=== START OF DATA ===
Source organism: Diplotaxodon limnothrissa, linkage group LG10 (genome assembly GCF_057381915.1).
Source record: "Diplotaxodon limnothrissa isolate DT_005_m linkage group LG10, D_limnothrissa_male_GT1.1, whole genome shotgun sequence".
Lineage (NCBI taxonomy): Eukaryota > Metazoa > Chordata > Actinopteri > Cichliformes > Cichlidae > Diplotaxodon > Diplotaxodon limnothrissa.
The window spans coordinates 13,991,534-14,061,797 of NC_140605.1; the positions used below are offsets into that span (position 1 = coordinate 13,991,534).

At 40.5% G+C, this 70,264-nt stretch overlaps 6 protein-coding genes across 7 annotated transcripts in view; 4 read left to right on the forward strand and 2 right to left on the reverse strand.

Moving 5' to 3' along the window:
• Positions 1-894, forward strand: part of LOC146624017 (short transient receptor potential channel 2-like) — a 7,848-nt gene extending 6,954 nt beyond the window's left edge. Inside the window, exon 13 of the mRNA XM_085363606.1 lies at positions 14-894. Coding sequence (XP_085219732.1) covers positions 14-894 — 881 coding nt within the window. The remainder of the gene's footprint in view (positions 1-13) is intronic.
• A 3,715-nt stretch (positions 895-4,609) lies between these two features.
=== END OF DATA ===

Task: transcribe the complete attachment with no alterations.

Source organism: Diplotaxodon limnothrissa, linkage group LG10 (genome assembly GCF_057381915.1).
Source record: "Diplotaxodon limnothrissa isolate DT_005_m linkage group LG10, D_limnothrissa_male_GT1.1, whole genome shotgun sequence".
Lineage (NCBI taxonomy): Eukaryota > Metazoa > Chordata > Actinopteri > Cichliformes > Cichlidae > Diplotaxodon > Diplotaxodon limnothrissa.
The window spans coordinates 13,991,534-14,061,797 of NC_140605.1; the positions used below are offsets into that span (position 1 = coordinate 13,991,534).

At 40.5% G+C, this 70,264-nt stretch overlaps 6 protein-coding genes across 7 annotated transcripts in view; 4 read left to right on the forward strand and 2 right to left on the reverse strand.

Moving 5' to 3' along the window:
• Positions 1-894, forward strand: part of LOC146624017 (short transient receptor potential channel 2-like) — a 7,848-nt gene extending 6,954 nt beyond the window's left edge. Inside the window, exon 13 of the mRNA XM_085363606.1 lies at positions 14-894. Coding sequence (XP_085219732.1) covers positions 14-894 — 881 coding nt within the window. The remainder of the gene's footprint in view (positions 1-13) is intronic.
• A 3,715-nt stretch (positions 895-4,609) lies between these two features.